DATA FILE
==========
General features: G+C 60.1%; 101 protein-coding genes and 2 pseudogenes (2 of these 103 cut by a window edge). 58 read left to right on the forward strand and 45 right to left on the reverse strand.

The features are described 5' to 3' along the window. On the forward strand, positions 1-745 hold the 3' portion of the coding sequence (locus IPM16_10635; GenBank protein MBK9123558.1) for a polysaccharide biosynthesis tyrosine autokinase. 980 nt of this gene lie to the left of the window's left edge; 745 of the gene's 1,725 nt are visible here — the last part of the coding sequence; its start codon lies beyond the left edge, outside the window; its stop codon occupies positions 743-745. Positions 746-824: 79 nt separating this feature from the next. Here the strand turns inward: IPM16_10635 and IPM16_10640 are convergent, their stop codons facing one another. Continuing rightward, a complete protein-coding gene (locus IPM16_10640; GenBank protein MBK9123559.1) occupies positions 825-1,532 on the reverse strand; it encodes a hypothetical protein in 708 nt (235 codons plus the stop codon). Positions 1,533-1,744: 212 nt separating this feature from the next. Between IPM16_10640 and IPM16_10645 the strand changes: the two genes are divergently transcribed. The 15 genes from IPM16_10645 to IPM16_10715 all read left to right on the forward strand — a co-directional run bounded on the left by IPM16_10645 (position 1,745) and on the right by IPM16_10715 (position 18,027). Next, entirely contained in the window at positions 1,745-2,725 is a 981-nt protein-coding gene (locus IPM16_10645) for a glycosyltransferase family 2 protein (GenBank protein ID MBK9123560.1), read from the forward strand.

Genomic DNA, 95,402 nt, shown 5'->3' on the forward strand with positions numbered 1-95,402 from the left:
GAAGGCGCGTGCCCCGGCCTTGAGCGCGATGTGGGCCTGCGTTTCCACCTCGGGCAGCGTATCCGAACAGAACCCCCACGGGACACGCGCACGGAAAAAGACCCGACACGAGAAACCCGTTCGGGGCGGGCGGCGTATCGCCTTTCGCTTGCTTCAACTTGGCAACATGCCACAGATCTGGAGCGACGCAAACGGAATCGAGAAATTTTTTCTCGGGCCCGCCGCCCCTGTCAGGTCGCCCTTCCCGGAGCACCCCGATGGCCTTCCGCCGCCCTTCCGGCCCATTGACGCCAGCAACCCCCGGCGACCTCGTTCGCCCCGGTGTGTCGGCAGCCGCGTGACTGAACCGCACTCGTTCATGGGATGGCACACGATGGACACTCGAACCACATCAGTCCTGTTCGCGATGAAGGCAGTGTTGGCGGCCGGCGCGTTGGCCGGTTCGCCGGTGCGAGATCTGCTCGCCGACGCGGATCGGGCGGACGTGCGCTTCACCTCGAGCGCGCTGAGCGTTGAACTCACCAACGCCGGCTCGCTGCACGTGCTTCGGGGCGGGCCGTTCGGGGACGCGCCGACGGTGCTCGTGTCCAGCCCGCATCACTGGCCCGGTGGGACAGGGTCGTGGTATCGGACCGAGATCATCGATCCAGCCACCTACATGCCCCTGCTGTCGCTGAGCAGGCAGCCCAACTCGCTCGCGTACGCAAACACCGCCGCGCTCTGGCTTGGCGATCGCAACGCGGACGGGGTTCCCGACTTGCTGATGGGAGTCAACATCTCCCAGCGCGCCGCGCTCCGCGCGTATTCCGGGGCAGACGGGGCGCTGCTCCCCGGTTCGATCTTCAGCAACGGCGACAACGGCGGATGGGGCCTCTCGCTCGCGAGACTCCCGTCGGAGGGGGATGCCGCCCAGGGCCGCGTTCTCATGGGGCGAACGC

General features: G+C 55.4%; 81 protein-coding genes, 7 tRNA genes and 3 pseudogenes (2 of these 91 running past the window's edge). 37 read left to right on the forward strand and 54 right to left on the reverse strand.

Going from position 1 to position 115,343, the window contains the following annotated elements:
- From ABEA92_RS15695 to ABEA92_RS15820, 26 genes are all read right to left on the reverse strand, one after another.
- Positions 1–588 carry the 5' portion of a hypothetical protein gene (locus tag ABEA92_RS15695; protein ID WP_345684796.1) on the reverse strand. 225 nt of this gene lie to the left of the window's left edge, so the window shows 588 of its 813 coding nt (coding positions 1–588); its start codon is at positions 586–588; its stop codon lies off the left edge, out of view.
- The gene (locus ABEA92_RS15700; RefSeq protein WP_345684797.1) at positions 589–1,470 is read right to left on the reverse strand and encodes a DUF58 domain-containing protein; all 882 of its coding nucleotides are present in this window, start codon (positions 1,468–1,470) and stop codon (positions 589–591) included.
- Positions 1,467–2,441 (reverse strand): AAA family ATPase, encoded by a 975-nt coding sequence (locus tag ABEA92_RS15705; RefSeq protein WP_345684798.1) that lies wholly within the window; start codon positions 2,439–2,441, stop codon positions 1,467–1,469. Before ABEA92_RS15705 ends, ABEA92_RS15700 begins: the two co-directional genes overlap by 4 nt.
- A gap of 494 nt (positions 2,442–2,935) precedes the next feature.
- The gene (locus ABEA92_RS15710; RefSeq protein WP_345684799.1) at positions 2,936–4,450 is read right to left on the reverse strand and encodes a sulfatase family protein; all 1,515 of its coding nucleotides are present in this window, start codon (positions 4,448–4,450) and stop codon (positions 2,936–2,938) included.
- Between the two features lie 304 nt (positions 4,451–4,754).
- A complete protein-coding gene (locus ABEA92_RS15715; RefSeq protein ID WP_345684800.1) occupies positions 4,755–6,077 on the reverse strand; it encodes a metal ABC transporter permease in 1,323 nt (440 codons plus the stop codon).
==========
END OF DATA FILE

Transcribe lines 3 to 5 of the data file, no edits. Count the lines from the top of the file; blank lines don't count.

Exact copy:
Genomic DNA, 95,402 nt, shown 5'->3' on the forward strand with positions numbered 1-95,402 from the left:
GAAGGCGCGTGCCCCGGCCTTGAGCGCGATGTGGGCCTGCGTTTCCACCTCGGGCAGCGTATCCGAACAGAACCCCCACGGGACACGCGCACGGAAAAAGACCCGACACGAGAAACCCGTTCGGGGCGGGCGGCGTATCGCCTTTCGCTTGCTTCAACTTGGCAACATGCCACAGATCTGGAGCGACGCAAACGGAATCGAGAAATTTTTTCTCGGGCCCGCCGCCCCTGTCAGGTCGCCCTTCCCGGAGCACCCCGATGGCCTTCCGCCGCCCTTCCGGCCCATTGACGCCAGCAACCCCCGGCGACCTCGTTCGCCCCGGTGTGTCGGCAGCCGCGTGACTGAACCGCACTCGTTCATGGGATGGCACACGATGGACACTCGAACCACATCAGTCCTGTTCGCGATGAAGGCAGTGTTGGCGGCCGGCGCGTTGGCCGGTTCGCCGGTGCGAGATCTGCTCGCCGACGCGGATCGGGCGGACGTGCGCTTCACCTCGAGCGCGCTGAGCGTTGAACTCACCAACGCCGGCTCGCTGCACGTGCTTCGGGGCGGGCCGTTCGGGGACGCGCCGACGGTGCTCGTGTCCAGCCCGCATCACTGGCCCGGTGGGACAGGGTCGTGGTATCGGACCGAGATCATCGATCCAGCCACCTACATGCCCCTGCTGTCGCTGAGCAGGCAGCCCAACTCGCTCGCGTACGCAAACACCGCCGCGCTCTGGCTTGGCGATCGCAACGCGGACGGGGTTCCCGACTTGCTGATGGGAGTCAACATCTCCCAGCGCGCCGCGCTCCGCGCGTATTCCGGGGCAGACGGGGCGCTGCTCCCCGGTTCGATCTTCAGCAACGGCGACAACGGCGGATGGGGCCTCTCGCTCGCGAGACTCCCGTCGGAGGGGGATGCCGCCCAGGGCCGCGTTCTCATGGGGCGAACGC

General features: G+C 55.4%; 81 protein-coding genes, 7 tRNA genes and 3 pseudogenes (2 of these 91 running past the window's edge). 37 read left to right on the forward strand and 54 right to left on the reverse strand.